Skip to main content

In the fall of 1965 I received the latest copy of The Magazine of Fantasy and Science Fiction in the mail, and found inside it a story by Roger Zelazny, an author I had never heard of before. The story was . . . And Call Me Conrad, renamed to This Immortal when it came out in book form the following year, and it blew me away. I must not have been the only one, since it won a Hugo for Best Novel at the 1966 World Science Fiction Convention (Zelazny won a total of 6 Hugo’s and 3 Nebula’s in his career) which it shared with Frank Herbert’s Dune. Earth was devastated by a nuclear war, and only a few million humans survived when the aliens invaded the planet, taking it over. Among the people fighting for Earth’s freedom was the god Pan, or perhaps just a long-lived mutant with mortal children. That was only the first of many masterpieces, which included Lord of Light, Isle of the Dead, Today We Choose Faces, Doorways in the Sand, Bring Me the Head of Prince Charming, and so many more. Besides all the other awards he won, I should probably mention that A Rose for Ecclesiastes was included in Visions of Mars: First Library on Mars, a DVD on board the Phoenix Mars Lander in 2008.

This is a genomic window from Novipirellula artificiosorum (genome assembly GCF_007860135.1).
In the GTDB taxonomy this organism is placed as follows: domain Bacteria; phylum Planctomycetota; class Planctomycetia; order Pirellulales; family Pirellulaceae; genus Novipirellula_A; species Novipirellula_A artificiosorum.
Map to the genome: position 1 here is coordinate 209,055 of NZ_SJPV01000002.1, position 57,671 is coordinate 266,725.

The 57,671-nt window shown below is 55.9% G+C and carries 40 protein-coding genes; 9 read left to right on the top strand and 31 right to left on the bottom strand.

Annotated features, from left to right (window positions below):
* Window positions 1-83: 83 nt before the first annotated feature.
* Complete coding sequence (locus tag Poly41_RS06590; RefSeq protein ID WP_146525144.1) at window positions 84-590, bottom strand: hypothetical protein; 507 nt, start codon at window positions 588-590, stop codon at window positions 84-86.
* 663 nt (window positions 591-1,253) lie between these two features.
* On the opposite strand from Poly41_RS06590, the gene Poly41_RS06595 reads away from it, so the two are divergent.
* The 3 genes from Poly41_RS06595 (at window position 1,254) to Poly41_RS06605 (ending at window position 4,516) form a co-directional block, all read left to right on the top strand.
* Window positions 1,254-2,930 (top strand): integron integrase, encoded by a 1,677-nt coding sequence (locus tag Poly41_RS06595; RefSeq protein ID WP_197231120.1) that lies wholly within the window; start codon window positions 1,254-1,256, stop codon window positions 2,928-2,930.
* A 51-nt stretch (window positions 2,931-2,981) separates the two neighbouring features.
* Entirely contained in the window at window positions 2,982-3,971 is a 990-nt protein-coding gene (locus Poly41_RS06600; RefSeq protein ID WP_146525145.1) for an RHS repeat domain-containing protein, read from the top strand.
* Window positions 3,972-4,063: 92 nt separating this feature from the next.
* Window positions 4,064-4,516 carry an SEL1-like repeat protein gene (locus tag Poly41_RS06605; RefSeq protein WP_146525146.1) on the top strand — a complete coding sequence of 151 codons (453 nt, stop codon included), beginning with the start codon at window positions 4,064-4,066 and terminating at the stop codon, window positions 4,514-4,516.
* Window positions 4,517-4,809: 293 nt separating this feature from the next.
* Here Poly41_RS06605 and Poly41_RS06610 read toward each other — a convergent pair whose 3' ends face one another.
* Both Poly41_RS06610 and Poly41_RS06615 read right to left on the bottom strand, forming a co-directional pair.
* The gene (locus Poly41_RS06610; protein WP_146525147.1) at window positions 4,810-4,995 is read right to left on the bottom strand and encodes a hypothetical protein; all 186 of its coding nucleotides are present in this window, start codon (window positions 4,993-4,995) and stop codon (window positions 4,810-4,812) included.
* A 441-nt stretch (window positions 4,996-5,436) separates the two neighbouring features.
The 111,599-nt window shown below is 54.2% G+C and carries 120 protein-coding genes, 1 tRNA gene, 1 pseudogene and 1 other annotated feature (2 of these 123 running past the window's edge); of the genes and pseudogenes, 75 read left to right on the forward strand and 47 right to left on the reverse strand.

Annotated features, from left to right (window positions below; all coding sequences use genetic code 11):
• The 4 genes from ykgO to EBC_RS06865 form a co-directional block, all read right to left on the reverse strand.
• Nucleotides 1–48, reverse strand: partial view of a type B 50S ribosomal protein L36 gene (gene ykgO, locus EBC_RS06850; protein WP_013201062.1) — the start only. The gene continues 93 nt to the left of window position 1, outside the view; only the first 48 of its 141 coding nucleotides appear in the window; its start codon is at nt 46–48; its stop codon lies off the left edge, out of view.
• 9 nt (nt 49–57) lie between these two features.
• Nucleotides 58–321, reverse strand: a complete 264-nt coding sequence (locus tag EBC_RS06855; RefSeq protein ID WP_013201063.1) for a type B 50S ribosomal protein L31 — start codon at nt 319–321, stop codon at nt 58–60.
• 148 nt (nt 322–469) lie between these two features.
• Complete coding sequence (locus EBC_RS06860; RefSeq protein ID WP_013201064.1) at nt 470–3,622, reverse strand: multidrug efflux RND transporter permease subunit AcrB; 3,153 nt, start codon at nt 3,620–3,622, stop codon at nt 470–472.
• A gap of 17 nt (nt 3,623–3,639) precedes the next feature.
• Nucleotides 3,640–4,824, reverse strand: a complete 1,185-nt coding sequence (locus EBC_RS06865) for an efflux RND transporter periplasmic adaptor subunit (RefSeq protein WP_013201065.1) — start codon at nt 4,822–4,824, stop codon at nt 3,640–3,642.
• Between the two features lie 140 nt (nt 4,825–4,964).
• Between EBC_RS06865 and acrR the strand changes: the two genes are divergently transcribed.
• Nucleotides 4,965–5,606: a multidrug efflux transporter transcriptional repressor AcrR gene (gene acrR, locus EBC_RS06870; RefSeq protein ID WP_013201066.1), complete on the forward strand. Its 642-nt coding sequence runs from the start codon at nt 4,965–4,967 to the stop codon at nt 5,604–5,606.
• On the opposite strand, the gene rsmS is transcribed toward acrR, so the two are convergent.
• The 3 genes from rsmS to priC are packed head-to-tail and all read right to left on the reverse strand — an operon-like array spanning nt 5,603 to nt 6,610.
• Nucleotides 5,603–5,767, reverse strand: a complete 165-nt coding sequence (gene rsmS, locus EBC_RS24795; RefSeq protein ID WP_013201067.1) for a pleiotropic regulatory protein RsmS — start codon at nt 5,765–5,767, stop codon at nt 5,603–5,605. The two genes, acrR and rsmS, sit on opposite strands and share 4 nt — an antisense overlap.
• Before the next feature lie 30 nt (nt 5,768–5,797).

But if he had a single body of work that stood out above the rest, it had to be The Chronicles of Amber. In this multiverse there are only two true worlds: Amber, and the Courts of Chaos. All the myriad worlds between them, including our own version of Earth, are but shadows reflecting combinations of aspects of those two. The royal families of those two realms hold the power to walk the shadows, find the world that holds closest to their heart’s desire, and use the peoples and technologies/magics of that parallel timeline in the ongoing war for supremacy over all existence. Even with the amazing scope of the reality posited for the premise behind the location of the story, at its core this is still all about the relationships between all the people and gods involved with the struggle, and how they change and evolve over time. You should grab all 10 volumes of the original series (from your library or from your bookseller doesn’t matter, as long as you get them) and read them from beginning to end. I suspect you will decide it was time well spent once you do, and if you want more there are some additional works available.